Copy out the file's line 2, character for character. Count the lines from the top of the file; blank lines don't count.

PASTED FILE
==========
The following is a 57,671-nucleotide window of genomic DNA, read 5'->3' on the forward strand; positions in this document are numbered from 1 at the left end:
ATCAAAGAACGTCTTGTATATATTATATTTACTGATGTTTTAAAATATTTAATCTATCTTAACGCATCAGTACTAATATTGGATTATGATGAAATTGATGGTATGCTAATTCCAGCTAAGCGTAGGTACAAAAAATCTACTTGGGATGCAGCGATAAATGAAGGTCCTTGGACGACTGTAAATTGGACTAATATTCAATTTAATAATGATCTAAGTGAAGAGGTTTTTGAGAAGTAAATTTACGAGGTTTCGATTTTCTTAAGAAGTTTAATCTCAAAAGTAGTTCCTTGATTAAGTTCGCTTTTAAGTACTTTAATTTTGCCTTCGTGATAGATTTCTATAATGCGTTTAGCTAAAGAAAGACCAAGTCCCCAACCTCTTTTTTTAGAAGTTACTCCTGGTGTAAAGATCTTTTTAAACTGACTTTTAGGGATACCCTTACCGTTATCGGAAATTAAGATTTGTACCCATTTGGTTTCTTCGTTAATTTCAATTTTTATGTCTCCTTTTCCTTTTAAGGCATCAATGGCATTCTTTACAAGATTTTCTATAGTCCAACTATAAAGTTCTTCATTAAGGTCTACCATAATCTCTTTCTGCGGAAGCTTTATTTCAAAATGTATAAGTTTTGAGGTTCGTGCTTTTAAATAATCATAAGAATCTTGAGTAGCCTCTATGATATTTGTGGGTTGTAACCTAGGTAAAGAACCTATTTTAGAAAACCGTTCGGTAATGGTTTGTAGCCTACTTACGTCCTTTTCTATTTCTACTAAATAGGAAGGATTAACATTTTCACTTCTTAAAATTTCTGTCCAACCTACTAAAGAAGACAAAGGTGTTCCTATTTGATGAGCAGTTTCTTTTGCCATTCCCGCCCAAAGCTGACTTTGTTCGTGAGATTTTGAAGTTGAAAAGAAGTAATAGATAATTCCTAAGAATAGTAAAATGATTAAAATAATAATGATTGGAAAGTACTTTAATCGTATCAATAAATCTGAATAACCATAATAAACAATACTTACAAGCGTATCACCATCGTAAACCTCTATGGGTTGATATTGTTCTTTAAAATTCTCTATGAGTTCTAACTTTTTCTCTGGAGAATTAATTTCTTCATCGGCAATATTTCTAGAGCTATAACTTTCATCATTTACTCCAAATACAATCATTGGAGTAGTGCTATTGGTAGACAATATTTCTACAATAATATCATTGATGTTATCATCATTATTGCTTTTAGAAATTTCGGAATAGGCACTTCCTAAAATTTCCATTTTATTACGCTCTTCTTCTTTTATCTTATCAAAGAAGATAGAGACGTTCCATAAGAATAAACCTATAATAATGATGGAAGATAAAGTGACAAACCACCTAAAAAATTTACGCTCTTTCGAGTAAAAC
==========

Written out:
ATCAAAGAACGTCTTGTATATATTATATTTACTGATGTTTTAAAATATTTAATCTATCTTAACGCATCAGTACTAATATTGGATTATGATGAAATTGATGGTATGCTAATTCCAGCTAAGCGTAGGTACAAAAAATCTACTTGGGATGCAGCGATAAATGAAGGTCCTTGGACGACTGTAAATTGGACTAATATTCAATTTAATAATGATCTAAGTGAAGAGGTTTTTGAGAAGTAAATTTACGAGGTTTCGATTTTCTTAAGAAGTTTAATCTCAAAAGTAGTTCCTTGATTAAGTTCGCTTTTAAGTACTTTAATTTTGCCTTCGTGATAGATTTCTATAATGCGTTTAGCTAAAGAAAGACCAAGTCCCCAACCTCTTTTTTTAGAAGTTACTCCTGGTGTAAAGATCTTTTTAAACTGACTTTTAGGGATACCCTTACCGTTATCGGAAATTAAGATTTGTACCCATTTGGTTTCTTCGTTAATTTCAATTTTTATGTCTCCTTTTCCTTTTAAGGCATCAATGGCATTCTTTACAAGATTTTCTATAGTCCAACTATAAAGTTCTTCATTAAGGTCTACCATAATCTCTTTCTGCGGAAGCTTTATTTCAAAATGTATAAGTTTTGAGGTTCGTGCTTTTAAATAATCATAAGAATCTTGAGTAGCCTCTATGATATTTGTGGGTTGTAACCTAGGTAAAGAACCTATTTTAGAAAACCGTTCGGTAATGGTTTGTAGCCTACTTACGTCCTTTTCTATTTCTACTAAATAGGAAGGATTAACATTTTCACTTCTTAAAATTTCTGTCCAACCTACTAAAGAAGACAAAGGTGTTCCTATTTGATGAGCAGTTTCTTTTGCCATTCCCGCCCAAAGCTGACTTTGTTCGTGAGATTTTGAAGTTGAAAAGAAGTAATAGATAATTCCTAAGAATAGTAAAATGATTAAAATAATAATGATTGGAAAGTACTTTAATCGTATCAATAAATCTGAATAACCATAATAAACAATACTTACAAGCGTATCACCATCGTAAACCTCTATGGGTTGATATTGTTCTTTAAAATTCTCTATGAGTTCTAACTTTTTCTCTGGAGAATTAATTTCTTCATCGGCAATATTTCTAGAGCTATAACTTTCATCATTTACTCCAAATACAATCATTGGAGTAGTGCTATTGGTAGACAATATTTCTACAATAATATCATTGATGTTATCATCATTATTGCTTTTAGAAATTTCGGAATAGGCACTTCCTAAAATTTCCATTTTATTACGCTCTTCTTCTTTTATCTTATCAAAGAAGATAGAGACGTTCCATAAGAATAAACCTATAATAATGATGGAAGATAAAGTGACAAACCACCTAAAAAATTTACGCTCTTTCGAGTAAAAC